People gather for a demonstration Saturday in Queens near the spot where the leader of a New York City mosque and an associate were fatally shot as they left prayers that afternoon. (AP Photo/Craig Ruttle)

An imam and a second community leader were shot to death after leaving their mosque in Queens on Saturday afternoon.

The New York Police Department identified one victim as Imam Maulama Akonjee, 55. According to the Associated Press, the second victim was Thara Uddin, 64, who assisted Akonjee at the Al-Furqan Jame Masjid mosque. Both were shot in the head by a man who approached them from behind, police said.

The NYPD said Saturday evening that officers do not believe the imam and his associate were targeted because of their Muslim faith. “At this time, it does not look like it has anything to do with their race or their religion,” Officer Tiffany Phillips told The Washington Post. Phillips would not say what police believe might be the motive for the shooting, or what evidence led officers to believe religion was not a likely factor.

Police said the two men were shot at about 1:50 p.m. at the corner of Liberty Avenue and 79th Street, three blocks from the mosque. Phillips said the men were apparently coming from the mosque when they were attacked.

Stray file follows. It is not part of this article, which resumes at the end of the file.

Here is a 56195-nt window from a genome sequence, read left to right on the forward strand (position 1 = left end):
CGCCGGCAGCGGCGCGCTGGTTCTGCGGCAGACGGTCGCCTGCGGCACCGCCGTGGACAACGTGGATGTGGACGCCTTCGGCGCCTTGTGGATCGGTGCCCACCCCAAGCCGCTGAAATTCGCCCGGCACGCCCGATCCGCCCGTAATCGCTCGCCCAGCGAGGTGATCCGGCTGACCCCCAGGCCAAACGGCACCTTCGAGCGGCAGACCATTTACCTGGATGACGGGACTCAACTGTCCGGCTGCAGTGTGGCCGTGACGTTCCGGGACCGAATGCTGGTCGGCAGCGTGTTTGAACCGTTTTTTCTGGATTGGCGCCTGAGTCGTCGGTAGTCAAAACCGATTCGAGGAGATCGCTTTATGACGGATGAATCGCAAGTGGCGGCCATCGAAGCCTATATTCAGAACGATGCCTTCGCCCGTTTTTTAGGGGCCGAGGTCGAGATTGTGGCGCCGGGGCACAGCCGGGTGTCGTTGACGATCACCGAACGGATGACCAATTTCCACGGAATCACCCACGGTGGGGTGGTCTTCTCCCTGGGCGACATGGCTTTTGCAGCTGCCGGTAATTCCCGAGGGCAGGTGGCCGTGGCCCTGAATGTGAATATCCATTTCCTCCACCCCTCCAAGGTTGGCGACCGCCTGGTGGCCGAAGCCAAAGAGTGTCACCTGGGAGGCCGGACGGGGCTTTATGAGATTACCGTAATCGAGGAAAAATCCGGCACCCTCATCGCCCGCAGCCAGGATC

Police have interviewed witnesses and have watched surveillance video of a man approaching the victims from behind and fleeing after the shooting, but have made no arrests.

According to AP’s report, members of the Bangladeshi Muslim community served by the mosque expressed fears that whoever killed the two men had targeted Muslims, and they called on authorities to treat the shootings as a hate crime.

Scores of people attending a rally at the shooting site Saturday night chanted, “We want justice!” the AP said.

Shahin Chowdhury, a worshipper at the mosque, told the AP that members of the community had felt animosity lately and had heard people cursing while passing the mosque. Chowdhury said he had advised fellow community members to be careful walking around, especially when in traditional clothing.

He called the imam a “wonderful person” with a voice that made his Koran readings especially compelling, the wire service said.

Neighbors also described Thara Uddin as a pious and thoughtful man who prayed five times a day and went to the mosque, AP reported. While at home, they said he would water his garden and one next door.

“A very honest, wise man … (And) a very helpful guy,” Mohammed Uddin, who is not a relation of Thara Uddin’s, told the wire service.

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